Friday, 19 December 2014

Bunting Diversity Continues!

This afternoon I checked an area which has had up to three Cirl Buntings wintering in recent years which is significant in this part of Devon. Soon after arriving, I heard the distinctive tsip call of a Cirl Bunting and located two females, but after searching the nearby wider habitat I was amazed to count a minimum of 11 birds in one single group! Bizarrely, for no apparent reason shortly after finding the flock, five of the birds flew off high to the east and I lost them to view. I don't know when the last double figure counts of cirl buntings in East Devon was? Guess it is quite a few years?

There has been a migrant bird in Dorset in recent days at West Bexington, but I am not aware of any others? I look forward to seeing if the flock stays in the area. Be great to see them breeding in this part of Devon again......


Three of the eleven cirl buntings

Five of the eleven cirl buntings

Wednesday, 17 December 2014

Female American Wigeons on the Gannel Estuary, Cornwall

Yesterday, I had some bird survey work to do in Cornwall and finished a little earlier than I thought, so decided to head to the Gannel Estuary near Newquay where two female American Wigeons have been present since at least late November. I was pretty keen to see these birds as I have limited experience of female American Wigeons and I always wondered just how many female birds get overlooked in the UK, so to have two on one estuary is pretty impressive. On arrival, I picked up one bird straight away and with a careful scan, the second less obvious bird with a darker head was also found without too much trouble. The beauty of this site, is the Eurasian Wigeon flock seems incredibly small (only around 70 birds) therefore making things much easier!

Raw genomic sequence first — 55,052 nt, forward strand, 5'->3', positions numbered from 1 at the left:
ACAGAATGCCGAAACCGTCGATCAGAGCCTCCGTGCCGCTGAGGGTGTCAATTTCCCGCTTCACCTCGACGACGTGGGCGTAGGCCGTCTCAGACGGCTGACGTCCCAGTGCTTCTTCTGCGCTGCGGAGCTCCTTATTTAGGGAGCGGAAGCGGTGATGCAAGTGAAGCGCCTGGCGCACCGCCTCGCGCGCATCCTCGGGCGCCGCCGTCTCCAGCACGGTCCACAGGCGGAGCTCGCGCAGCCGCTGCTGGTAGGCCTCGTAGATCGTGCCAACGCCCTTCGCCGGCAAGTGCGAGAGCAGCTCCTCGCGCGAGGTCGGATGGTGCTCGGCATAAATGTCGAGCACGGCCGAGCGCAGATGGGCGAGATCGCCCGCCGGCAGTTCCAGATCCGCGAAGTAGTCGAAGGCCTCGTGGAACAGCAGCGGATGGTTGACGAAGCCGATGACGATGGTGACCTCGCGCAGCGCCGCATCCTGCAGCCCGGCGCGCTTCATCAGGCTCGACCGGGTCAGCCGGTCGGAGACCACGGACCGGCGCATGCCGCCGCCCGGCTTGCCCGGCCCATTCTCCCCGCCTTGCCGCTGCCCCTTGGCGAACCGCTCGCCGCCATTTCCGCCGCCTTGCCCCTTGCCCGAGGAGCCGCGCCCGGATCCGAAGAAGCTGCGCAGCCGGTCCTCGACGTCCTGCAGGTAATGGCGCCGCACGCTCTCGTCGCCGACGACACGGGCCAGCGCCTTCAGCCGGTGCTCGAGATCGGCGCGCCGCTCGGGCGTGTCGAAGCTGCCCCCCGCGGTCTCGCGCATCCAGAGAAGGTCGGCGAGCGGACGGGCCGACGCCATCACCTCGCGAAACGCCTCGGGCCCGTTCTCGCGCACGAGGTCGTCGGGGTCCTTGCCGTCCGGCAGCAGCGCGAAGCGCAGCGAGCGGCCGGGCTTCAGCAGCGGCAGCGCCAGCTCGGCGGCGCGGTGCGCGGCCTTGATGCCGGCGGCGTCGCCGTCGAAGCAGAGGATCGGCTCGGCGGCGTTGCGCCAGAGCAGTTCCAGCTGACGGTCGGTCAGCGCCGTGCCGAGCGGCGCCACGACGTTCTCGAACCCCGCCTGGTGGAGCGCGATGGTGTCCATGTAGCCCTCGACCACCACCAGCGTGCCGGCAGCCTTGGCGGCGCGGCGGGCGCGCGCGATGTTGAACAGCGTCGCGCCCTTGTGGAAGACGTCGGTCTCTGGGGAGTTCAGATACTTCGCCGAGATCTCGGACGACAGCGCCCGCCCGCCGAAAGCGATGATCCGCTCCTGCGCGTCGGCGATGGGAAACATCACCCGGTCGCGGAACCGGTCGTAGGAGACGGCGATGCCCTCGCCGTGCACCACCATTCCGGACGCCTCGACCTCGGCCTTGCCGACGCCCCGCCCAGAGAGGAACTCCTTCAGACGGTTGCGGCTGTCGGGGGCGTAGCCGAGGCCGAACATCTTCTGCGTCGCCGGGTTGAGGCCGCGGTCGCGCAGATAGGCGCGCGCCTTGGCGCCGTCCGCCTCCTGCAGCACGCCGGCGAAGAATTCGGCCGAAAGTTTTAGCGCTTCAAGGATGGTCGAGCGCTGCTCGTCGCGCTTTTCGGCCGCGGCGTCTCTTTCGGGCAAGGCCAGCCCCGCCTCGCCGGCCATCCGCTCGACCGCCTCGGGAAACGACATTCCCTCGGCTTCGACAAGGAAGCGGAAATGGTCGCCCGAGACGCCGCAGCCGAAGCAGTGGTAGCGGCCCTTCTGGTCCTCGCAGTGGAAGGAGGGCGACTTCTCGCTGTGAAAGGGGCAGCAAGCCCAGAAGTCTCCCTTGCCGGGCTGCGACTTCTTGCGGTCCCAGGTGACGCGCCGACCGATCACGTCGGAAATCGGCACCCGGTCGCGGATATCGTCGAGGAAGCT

It was great to study these birds at quite close quarters and get a feel for their plumage. Interestingly, it was the rich chestnut (almost orange) flank colour that seemed to be the easiest way of picking the birds out amongst the flock. The cold smoky grey, dark flecked head was also prominent on one bird. Neither bird seemed to show black bill base line that "if" present is meant to be diagnostic for American, but absence of this feature is also not uncommon. Of course, the underwing is the "killer feature" for this species and it was also the best weather to see the feature i.e. dull light and I got lucky with some photos as below!

Well worth a look if you are in the area and well done to local birder Steve Rowe, who I believe found them.....


Two female American Wigeons both showing off their diagnostic brilliant white axillaries (armpit) compared to the greyer axillaries of the female Eurasian Wigeon (bottom right)


Two female American Wigeons facing each other at either end of the photo. Showing subtly different head shape (higher forehead) to nearby Eurasians

Female American Wigeon (the more subtle of the two)

Female American Wigeon (the most striking of the two) with Eurasian Wigeon
Male Eurasian and Female American Wigeons

Two female American Wigeons
Spot the Yank?


Monday, 8 December 2014

More Buntings

Had another look for the Lapland Bunting today in a different area and had a shock in finding a different bunting - Corn Bunting! The bird was very tricky to see and I only found it due to it calling but very difficult in the wind and with the noisy Skylarks. Seems to be the first record in Devon since 2010? I have always hoped to find one near Budleigh as they have bred historically. Hopefully we can encourage it to stick around as I am hoping to see the farmer tomorrow......

Corn Bunting

Corn Bunting

Corn Bunting and Skylark

Corn Bunting and Skylark

Saturday, 6 December 2014

Lapland Bunting

A lovely calm and sunny day today, perfect for checking the sea, so I looked off Otterton Sewage Works where 3 Great Northern Divers, 1 Red-throated Diver and 6+ Guillemot were on the sea. However, highlight of the day was a late afternoon walk around the top fields with the Mrs. As expected I disturbed a few Skylarks and the odd Meadow Pipit and then a coastguard helicopter flew low overhead and flushed a larger group of Skylark ahead of me. As I scanned the flock in the sky I could see a smaller passerine in with them that looked like a bunting but they all flew off and I was cursing!